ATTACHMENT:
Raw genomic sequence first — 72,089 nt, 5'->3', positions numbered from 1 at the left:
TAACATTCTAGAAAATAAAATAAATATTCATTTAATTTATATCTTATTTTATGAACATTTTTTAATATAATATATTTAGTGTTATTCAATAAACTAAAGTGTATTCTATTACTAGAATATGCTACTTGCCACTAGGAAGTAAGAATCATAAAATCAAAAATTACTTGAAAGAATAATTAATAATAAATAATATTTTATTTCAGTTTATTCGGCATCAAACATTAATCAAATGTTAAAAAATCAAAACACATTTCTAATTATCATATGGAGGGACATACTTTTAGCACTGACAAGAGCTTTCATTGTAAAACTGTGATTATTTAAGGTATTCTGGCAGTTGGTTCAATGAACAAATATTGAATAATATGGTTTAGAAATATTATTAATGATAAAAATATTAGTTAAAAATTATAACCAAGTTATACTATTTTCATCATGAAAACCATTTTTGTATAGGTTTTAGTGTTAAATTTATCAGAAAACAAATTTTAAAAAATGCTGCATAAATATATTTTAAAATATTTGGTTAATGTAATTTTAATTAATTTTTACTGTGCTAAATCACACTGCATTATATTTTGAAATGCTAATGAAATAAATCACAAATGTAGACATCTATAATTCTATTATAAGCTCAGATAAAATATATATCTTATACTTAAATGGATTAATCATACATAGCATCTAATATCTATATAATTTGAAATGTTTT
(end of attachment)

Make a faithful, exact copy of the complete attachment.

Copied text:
Raw genomic sequence first — 72,089 nt, 5'->3', positions numbered from 1 at the left:
TAACATTCTAGAAAATAAAATAAATATTCATTTAATTTATATCTTATTTTATGAACATTTTTTAATATAATATATTTAGTGTTATTCAATAAACTAAAGTGTATTCTATTACTAGAATATGCTACTTGCCACTAGGAAGTAAGAATCATAAAATCAAAAATTACTTGAAAGAATAATTAATAATAAATAATATTTTATTTCAGTTTATTCGGCATCAAACATTAATCAAATGTTAAAAAATCAAAACACATTTCTAATTATCATATGGAGGGACATACTTTTAGCACTGACAAGAGCTTTCATTGTAAAACTGTGATTATTTAAGGTATTCTGGCAGTTGGTTCAATGAACAAATATTGAATAATATGGTTTAGAAATATTATTAATGATAAAAATATTAGTTAAAAATTATAACCAAGTTATACTATTTTCATCATGAAAACCATTTTTGTATAGGTTTTAGTGTTAAATTTATCAGAAAACAAATTTTAAAAAATGCTGCATAAATATATTTTAAAATATTTGGTTAATGTAATTTTAATTAATTTTTACTGTGCTAAATCACACTGCATTATATTTTGAAATGCTAATGAAATAAATCACAAATGTAGACATCTATAATTCTATTATAAGCTCAGATAAAATATATATCTTATACTTAAATGGATTAATCATACATAGCATCTAATATCTATATAATTTGAAATGTTTT